Instructor: Haugen

Environmental Economics

9 units (3-0-6)    |  first term
Prerequisites: Ec 11 or equivalent.
This course provides a survey from the perspective of economics of public policy issues regarding the management of natural resources and the protection of environmental quality. The course covers both conceptual topics and recent and current applications. Included are principles of environmental and resource economics, management of nonrenewable and renewable resources, and environmental policy with the focus on air pollution problems, both local problems (smog) and global problems (climate change).
Instructor: Ledyard

Displacement

9 units (3-0-6)    |  first term
The literary fascination with people who change places, temporarily or permanently, over a short distance or across the globe, in works dating from our lifetimes and from the recent and the remote past. How readily can such stories be compared, how easy is it to apply traditional categories of literary evaluation, and, in the contemporary world, how have poetry and prose fictions about migration survived alongside other media? 21st-century works will receive considerable attention; other readings may include Virgil, Swift, Flaubert, Mann, Achebe, Nabokov, Didion, Morrison. Not offered 2019-20.

Selected Topics in Humanities

variable    |  offered by announcement
This is an advanced humanities course on a specialized topic in some area of the humanities. It is usually taught by new or visiting faculty. The course may be re-taken for credit except as noted in the course announcement. Limited to 15 students. See registrar's announcement for details.
Instructors: Staff, visitors

What Women Want: Desire and the Modern American Novel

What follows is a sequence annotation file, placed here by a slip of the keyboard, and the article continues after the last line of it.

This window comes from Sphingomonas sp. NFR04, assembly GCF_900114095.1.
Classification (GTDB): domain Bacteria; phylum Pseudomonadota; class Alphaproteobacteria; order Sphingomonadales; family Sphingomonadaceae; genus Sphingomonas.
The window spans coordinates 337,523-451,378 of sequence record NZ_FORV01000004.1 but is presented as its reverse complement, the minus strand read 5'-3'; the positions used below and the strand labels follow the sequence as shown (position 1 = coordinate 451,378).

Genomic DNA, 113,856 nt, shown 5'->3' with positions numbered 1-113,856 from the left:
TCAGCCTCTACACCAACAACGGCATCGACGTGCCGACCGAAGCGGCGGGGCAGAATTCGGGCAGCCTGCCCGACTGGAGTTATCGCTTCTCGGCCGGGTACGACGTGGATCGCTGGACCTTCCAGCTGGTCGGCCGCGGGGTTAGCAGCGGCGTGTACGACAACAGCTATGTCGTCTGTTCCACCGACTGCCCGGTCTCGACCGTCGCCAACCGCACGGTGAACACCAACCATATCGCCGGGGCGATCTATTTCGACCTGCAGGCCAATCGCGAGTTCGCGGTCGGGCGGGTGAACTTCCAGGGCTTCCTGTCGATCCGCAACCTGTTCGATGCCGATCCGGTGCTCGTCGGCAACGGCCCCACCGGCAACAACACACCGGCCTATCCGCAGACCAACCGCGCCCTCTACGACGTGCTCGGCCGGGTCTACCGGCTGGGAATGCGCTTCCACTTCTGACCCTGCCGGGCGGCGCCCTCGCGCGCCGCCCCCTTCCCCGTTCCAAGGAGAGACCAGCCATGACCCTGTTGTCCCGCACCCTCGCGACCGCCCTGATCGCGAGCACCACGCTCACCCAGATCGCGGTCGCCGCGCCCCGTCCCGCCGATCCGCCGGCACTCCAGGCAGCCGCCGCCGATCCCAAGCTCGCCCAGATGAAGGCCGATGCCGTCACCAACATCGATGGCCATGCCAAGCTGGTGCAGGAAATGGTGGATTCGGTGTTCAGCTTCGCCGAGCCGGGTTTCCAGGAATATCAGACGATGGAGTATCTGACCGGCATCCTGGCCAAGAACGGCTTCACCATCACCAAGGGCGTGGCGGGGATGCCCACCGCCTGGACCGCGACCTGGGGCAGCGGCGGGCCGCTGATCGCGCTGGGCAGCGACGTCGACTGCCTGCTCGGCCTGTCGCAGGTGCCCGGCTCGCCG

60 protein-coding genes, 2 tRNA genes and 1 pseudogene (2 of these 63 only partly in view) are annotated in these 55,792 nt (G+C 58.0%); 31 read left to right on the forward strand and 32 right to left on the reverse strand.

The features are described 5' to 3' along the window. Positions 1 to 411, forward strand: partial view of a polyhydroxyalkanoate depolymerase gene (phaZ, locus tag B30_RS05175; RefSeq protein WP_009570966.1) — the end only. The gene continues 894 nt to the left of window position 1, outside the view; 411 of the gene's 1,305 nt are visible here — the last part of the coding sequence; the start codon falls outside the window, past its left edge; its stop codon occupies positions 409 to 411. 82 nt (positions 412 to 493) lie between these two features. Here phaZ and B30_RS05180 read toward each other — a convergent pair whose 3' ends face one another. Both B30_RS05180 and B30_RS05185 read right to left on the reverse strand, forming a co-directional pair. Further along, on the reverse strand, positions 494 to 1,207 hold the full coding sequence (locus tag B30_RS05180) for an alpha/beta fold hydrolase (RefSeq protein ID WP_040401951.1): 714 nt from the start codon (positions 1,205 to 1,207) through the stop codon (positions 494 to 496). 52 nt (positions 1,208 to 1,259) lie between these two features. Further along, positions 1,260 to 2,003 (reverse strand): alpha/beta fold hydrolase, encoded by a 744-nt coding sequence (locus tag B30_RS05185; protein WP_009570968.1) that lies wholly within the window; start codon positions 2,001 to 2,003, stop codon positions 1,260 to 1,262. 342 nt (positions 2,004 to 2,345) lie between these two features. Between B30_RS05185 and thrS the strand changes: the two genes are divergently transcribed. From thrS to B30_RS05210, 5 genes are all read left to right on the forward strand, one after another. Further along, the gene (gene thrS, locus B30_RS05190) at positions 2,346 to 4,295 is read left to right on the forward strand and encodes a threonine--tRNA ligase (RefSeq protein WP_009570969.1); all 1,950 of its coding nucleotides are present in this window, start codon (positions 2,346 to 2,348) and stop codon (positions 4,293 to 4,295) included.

9 units (3-0-6)    |  second term
The question of what a woman wants animates a central strain of the modern American novel, as do evolving ideas about what women can and cannot have. This course considers female desire-for personal agency and freedom, self- and sexual fulfillment, economic and social opportunity-across a half dozen novels written from about 1880 - 1940, in light of some of the cultural forces that shape and constrain characters' (and real women's) horizons. Authors covered may include Henry James, Edith Wharton, Theodore Dreiser, Anzia Yezierska, Nella Larsen, and Zora Neale Hurston.
Instructor: Jurca

Introduction to Philosophy of Science

9 units (3-0-6)    |  first term
An introduction to fundamental philosophical problems concerning the nature of science. Topics may include the character of scientific explanation, criteria for the conformation and falsification of scientific theories, the relationship between theory and observation, philosophical accounts of the concept of "law of nature," causation, chance, realism about unobservable entities, the objectivity of science, and issues having to do with the ways in which scientific knowledge changes over time.
Instructor: Sebens

American Electoral Behavior and Party Strategy

9 units (3-0-6)    |  third term
A consideration of existing literature on the voting behavior of the citizen, and an examination of theoretical and empirical views of the strategies followed by the parties. Two substantial papers are expected of students.
Instructor: Alvarez

Theory of Value

9 units (3-0-6)    |  first, third terms
Prerequisites: Ec 11 and Ma 1b (may be taken concurrently).
A study of consumer preference, the structure and conduct of markets, factor pricing, measures of economic efficiency, and the interdependence of markets in reaching a general equilibrium.
Instructors: Border, Schenone

Literature and Its Readers

9 units (3-0-6)    |  first term